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So, What is This Stock Market Thing Anyway?

Posted on August 22, 2022 by Chester Etheridge

We have all heard of the stock exchange and probably have a general idea about what it is and the way it works from high school economics courses, tv financial reports, as well as the countless film depictions of what happens on the floor of the New York Stock Exchange. But how does it really work and what's meant by"playing the stock exchange?"

The Stock Market in a Nutshell

Businesses sell shares of stock as a method of raising capital. By way of instance, let us say that the XYZ corporation, makers of the best whatsidoos and thingamabobs in the nation, wants to open a new factory. Doing this will require a hundred thousand bucks. The business can find financing from a bank, but it would end up in debt. So, rather than borrowing, it decides to give additional shares of stock. As investors buy the stock they're giving the company the capital it needs to do business. In return the stockholders actually have a part of the organization and have some say in its own actions. If XYZ does well in the thingamabob market, its stock will increase in value as more people will want a part of XYZ for themselves. If it does not do this well (maybe it gets undersold from the Ichi Nee firm, a Japanese conglomerate that has discovered a way to make smaller, cheaper thingamabobs), less investors will purchase the stock, present stockholders might attempt to market, and the value of the stock drops. The purchase price of individual stocks will rise and fall a few times daily. The purchase price for some inventory you will see on the evening news for any specific company represents where the inventory was valued at the close of the business day. Additionally, it will tell you whether that cost rose or dropped in the previous day. It can be sufficient to make an investor tear out his hair. Didn't you ever wonder why almost all economists are bald?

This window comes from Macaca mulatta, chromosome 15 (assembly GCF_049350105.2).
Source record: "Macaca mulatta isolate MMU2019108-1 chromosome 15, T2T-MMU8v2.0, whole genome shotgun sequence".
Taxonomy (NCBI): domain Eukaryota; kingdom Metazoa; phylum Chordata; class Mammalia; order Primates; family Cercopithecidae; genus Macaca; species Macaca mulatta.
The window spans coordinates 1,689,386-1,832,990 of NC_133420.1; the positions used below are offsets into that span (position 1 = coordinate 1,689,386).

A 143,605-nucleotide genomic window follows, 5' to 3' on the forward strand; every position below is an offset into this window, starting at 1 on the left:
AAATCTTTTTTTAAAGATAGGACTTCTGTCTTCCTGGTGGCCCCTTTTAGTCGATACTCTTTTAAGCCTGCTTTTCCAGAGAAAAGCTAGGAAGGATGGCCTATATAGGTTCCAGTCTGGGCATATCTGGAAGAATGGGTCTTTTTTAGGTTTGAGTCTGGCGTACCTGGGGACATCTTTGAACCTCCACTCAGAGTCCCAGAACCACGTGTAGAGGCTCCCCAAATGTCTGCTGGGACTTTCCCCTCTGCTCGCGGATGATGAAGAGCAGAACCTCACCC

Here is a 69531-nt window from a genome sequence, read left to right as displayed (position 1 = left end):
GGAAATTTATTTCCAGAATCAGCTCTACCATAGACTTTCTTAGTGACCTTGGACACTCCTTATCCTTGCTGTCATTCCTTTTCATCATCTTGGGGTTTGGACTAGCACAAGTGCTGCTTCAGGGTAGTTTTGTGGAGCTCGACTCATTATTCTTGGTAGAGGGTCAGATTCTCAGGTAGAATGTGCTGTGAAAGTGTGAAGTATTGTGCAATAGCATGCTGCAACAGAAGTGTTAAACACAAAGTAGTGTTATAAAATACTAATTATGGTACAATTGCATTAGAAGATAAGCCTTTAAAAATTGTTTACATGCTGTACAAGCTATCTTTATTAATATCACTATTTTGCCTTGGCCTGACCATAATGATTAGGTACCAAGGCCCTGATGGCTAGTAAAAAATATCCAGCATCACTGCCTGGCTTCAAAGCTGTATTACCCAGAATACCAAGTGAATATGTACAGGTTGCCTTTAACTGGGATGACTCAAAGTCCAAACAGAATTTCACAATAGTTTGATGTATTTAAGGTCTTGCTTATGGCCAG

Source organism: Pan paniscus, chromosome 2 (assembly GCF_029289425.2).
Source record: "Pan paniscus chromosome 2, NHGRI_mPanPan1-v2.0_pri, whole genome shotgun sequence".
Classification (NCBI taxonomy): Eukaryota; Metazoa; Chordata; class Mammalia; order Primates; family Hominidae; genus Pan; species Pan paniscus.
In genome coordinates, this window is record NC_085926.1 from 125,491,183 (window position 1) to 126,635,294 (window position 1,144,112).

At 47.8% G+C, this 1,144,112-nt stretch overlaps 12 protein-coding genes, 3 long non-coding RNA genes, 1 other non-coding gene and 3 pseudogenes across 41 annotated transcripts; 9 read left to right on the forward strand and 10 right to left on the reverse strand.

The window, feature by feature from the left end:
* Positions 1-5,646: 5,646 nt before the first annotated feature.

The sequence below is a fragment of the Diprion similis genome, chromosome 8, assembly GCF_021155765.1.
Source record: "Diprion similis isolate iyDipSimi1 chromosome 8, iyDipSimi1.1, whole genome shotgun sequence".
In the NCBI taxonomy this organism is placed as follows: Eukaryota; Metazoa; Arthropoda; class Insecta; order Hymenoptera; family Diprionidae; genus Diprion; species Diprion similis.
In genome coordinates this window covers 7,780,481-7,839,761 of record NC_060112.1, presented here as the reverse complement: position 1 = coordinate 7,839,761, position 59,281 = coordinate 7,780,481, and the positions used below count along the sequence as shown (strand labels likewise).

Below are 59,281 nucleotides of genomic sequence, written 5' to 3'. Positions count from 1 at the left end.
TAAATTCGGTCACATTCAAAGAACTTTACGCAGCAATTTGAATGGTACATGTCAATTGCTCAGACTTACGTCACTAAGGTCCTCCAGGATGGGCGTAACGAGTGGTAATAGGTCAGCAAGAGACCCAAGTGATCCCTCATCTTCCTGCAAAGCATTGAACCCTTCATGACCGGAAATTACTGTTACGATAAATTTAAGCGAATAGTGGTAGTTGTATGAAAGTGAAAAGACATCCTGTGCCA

"Playing" the Stock Exchange

You might have heard people refer to"playing" the stock exchange like it were all a big game of Monopoly. This is a decent term because that is exactly what some people do, but the game is much more like Roulette - occasionally of the Russian selection. Individuals who"play" the industry typically invest for short intervals in the hopes to get a fast return. They'll purchase some stock, wait fro the price to go up, then sell immediately and invest in a different inventory and await the next gain. They may do this several times every day in some instances as prices vary. This may be a very risky approach to behave because plenty of money may be lost, but a lot can be earned as well.